Stark law governs physician self-referral for Medicare and Medicaid patients. Physician self-referral is the practice of a physician referring a patient to a medical facility in which he has a financial interest, be it ownership, investment, or a structured compensation arrangement. Critics of the practice allege an inherent conflict of interest, given the physician's position to benefit from the referral.
Stark Law proponents suggest that physician self-referral may encourage over utilization of services, in turn driving up health care costs.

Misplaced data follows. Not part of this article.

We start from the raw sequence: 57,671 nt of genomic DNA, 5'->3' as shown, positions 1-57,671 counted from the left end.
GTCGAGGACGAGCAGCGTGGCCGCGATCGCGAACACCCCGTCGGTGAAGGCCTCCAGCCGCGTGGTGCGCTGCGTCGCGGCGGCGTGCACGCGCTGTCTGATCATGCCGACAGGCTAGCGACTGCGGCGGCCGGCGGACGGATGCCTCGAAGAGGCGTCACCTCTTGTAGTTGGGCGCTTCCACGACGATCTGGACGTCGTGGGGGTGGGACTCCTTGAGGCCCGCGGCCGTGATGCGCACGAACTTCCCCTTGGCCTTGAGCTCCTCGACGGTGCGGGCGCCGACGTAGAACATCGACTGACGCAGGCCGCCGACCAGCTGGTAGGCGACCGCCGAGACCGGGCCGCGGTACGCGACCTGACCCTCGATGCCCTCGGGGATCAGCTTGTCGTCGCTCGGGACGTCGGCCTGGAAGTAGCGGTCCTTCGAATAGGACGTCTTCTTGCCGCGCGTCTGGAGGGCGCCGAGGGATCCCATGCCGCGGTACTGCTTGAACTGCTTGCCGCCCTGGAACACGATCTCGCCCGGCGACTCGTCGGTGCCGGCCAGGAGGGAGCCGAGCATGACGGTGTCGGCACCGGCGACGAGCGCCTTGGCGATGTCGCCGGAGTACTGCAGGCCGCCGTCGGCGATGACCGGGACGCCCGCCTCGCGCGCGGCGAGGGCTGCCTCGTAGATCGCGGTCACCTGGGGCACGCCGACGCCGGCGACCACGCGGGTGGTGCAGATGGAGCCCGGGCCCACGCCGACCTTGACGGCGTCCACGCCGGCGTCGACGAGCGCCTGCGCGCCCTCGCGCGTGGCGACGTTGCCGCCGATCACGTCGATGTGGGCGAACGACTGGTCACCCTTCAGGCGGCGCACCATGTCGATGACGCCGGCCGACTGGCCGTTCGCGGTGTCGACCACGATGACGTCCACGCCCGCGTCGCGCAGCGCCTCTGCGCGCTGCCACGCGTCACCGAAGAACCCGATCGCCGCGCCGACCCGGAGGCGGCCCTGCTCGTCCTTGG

The law is named for United States Congressman Pete Stark, who sponsored the initial bill.
n. rare and harmless condition characterized by acute hematoma of the fingers. It often occurs spontaneously or subsequent to minor injuries. Because of the sudden onset of intense burning pain and the subsequent development of hematoma, the patients are frequently alarmed. The cause of AS is still unknown.
n. Congenital anomaly of the splanchnic vasculature, arising from defects in vitelline vein formation. The first account of an absent portal vein and a congenital mesenteric-caval shunt was given by Dr. John Abernethy in 1793.